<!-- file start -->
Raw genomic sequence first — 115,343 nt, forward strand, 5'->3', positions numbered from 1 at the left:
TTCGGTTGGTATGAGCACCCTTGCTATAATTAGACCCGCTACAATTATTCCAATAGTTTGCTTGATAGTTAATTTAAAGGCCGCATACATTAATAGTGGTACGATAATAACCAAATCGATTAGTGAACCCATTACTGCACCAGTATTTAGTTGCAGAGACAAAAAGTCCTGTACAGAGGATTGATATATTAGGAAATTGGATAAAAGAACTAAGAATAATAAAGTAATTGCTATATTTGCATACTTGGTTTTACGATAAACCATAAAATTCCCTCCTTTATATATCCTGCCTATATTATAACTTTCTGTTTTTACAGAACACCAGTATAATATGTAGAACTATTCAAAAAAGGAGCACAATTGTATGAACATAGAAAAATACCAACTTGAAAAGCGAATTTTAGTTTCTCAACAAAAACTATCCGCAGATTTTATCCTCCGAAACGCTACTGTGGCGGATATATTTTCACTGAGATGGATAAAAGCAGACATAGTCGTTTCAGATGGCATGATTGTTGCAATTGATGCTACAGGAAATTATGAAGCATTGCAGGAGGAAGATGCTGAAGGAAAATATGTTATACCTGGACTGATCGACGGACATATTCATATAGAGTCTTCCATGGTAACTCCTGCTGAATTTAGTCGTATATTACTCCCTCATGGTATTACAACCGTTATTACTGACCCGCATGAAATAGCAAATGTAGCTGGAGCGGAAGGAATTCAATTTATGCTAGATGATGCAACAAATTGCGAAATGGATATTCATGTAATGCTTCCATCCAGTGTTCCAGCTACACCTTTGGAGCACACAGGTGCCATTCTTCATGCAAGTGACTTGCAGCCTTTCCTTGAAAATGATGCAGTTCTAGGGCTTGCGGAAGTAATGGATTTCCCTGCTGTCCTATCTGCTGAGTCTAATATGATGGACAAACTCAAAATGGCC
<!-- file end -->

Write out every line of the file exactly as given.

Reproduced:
Raw genomic sequence first — 115,343 nt, forward strand, 5'->3', positions numbered from 1 at the left:
TTCGGTTGGTATGAGCACCCTTGCTATAATTAGACCCGCTACAATTATTCCAATAGTTTGCTTGATAGTTAATTTAAAGGCCGCATACATTAATAGTGGTACGATAATAACCAAATCGATTAGTGAACCCATTACTGCACCAGTATTTAGTTGCAGAGACAAAAAGTCCTGTACAGAGGATTGATATATTAGGAAATTGGATAAAAGAACTAAGAATAATAAAGTAATTGCTATATTTGCATACTTGGTTTTACGATAAACCATAAAATTCCCTCCTTTATATATCCTGCCTATATTATAACTTTCTGTTTTTACAGAACACCAGTATAATATGTAGAACTATTCAAAAAAGGAGCACAATTGTATGAACATAGAAAAATACCAACTTGAAAAGCGAATTTTAGTTTCTCAACAAAAACTATCCGCAGATTTTATCCTCCGAAACGCTACTGTGGCGGATATATTTTCACTGAGATGGATAAAAGCAGACATAGTCGTTTCAGATGGCATGATTGTTGCAATTGATGCTACAGGAAATTATGAAGCATTGCAGGAGGAAGATGCTGAAGGAAAATATGTTATACCTGGACTGATCGACGGACATATTCATATAGAGTCTTCCATGGTAACTCCTGCTGAATTTAGTCGTATATTACTCCCTCATGGTATTACAACCGTTATTACTGACCCGCATGAAATAGCAAATGTAGCTGGAGCGGAAGGAATTCAATTTATGCTAGATGATGCAACAAATTGCGAAATGGATATTCATGTAATGCTTCCATCCAGTGTTCCAGCTACACCTTTGGAGCACACAGGTGCCATTCTTCATGCAAGTGACTTGCAGCCTTTCCTTGAAAATGATGCAGTTCTAGGGCTTGCGGAAGTAATGGATTTCCCTGCTGTCCTATCTGCTGAGTCTAATATGATGGACAAACTCAAAATGGCC